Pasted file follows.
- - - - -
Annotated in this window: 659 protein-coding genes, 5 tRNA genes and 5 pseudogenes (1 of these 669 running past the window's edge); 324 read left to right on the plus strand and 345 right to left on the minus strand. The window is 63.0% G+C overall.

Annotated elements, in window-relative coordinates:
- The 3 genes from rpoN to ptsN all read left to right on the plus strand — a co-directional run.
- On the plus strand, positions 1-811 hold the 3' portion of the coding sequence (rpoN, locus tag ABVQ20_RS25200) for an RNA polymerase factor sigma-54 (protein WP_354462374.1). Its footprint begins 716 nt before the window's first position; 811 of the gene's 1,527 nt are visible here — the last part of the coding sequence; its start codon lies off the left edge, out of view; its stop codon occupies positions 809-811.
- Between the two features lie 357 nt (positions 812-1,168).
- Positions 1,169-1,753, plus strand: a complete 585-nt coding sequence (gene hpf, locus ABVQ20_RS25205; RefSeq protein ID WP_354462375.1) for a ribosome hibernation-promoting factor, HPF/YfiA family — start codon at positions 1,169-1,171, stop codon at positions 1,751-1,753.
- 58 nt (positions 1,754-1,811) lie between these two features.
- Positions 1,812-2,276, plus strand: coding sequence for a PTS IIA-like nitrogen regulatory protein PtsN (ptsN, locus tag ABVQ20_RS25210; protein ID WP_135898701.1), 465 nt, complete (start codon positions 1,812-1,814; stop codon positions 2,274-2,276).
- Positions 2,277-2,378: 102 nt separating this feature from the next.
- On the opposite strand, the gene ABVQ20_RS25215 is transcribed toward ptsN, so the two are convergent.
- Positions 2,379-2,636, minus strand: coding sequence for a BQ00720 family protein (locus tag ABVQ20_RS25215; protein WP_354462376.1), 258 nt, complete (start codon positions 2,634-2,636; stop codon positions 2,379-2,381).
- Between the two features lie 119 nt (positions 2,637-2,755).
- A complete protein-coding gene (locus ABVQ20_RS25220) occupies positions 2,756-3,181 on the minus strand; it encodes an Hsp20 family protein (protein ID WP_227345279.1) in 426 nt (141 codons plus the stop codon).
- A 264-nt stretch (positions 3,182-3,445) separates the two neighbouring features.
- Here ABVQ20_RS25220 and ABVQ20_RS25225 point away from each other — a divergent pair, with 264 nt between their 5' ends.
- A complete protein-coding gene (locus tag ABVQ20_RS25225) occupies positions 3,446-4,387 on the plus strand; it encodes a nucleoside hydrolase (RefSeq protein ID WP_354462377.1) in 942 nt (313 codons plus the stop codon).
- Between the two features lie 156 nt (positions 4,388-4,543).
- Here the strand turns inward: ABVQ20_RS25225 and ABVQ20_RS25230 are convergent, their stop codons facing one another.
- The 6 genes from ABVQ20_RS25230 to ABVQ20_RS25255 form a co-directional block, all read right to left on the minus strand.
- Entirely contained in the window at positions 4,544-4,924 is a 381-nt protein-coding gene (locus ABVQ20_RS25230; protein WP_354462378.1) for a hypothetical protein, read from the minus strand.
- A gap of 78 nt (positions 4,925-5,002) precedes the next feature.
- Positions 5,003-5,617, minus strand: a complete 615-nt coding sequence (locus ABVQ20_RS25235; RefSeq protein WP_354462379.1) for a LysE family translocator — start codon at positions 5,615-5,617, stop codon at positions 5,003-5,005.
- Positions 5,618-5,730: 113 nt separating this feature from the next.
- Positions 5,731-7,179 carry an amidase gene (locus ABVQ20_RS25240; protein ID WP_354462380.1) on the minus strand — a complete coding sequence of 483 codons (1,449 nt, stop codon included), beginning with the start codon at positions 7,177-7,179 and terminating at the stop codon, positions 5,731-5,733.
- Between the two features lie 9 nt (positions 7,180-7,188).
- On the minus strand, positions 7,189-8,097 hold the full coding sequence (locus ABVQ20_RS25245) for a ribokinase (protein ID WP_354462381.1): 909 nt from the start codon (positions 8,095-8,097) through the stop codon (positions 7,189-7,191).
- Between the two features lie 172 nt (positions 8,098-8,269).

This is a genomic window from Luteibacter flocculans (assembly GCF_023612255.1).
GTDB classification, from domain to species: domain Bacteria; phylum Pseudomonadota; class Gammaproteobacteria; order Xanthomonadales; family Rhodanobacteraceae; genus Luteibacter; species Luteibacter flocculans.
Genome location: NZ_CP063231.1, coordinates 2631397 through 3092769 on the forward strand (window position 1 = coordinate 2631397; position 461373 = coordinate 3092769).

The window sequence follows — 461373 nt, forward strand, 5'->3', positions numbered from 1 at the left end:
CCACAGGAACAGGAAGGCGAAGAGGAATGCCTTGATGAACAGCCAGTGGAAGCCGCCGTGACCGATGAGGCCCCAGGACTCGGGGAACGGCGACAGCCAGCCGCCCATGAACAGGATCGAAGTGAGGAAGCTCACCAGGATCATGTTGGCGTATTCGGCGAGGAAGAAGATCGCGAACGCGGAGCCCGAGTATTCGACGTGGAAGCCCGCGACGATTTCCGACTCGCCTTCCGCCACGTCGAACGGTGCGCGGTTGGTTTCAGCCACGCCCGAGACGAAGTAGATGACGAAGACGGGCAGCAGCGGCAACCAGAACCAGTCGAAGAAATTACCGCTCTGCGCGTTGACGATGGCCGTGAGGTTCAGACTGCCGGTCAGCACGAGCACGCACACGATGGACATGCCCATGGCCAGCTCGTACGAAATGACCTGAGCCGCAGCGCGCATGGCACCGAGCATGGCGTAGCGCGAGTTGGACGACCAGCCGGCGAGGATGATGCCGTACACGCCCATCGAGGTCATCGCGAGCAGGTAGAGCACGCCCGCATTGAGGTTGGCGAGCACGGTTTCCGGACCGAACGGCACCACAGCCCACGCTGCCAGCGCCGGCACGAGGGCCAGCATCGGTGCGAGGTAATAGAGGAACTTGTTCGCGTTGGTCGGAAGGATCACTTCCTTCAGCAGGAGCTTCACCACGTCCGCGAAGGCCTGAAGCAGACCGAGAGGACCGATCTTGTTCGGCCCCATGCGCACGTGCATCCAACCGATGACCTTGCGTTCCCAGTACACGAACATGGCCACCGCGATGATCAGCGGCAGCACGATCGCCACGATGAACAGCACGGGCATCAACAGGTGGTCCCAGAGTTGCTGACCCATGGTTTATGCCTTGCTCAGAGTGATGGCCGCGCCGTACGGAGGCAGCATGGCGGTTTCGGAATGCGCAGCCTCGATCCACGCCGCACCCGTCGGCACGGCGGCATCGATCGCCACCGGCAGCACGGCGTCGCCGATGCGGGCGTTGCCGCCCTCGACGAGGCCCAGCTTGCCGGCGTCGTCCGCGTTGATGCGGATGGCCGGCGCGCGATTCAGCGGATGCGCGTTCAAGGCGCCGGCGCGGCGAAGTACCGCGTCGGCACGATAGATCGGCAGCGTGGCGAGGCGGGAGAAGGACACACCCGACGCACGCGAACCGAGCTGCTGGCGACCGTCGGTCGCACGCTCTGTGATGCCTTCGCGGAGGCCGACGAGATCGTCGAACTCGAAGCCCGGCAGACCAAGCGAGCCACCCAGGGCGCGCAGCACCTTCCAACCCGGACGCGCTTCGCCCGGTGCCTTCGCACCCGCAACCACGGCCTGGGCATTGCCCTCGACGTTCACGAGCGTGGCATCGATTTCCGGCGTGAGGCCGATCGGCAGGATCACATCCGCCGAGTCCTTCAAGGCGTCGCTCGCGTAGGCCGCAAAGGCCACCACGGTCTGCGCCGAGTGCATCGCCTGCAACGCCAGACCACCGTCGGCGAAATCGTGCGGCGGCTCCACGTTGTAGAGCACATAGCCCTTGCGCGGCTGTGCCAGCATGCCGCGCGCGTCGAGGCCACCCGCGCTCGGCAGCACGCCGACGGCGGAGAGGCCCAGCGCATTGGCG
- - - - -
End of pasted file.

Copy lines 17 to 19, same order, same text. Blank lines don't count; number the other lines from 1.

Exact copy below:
- Between the two features lie 156 nt (positions 4,388-4,543).
- Here the strand turns inward: ABVQ20_RS25225 and ABVQ20_RS25230 are convergent, their stop codons facing one another.
- The 6 genes from ABVQ20_RS25230 to ABVQ20_RS25255 form a co-directional block, all read right to left on the minus strand.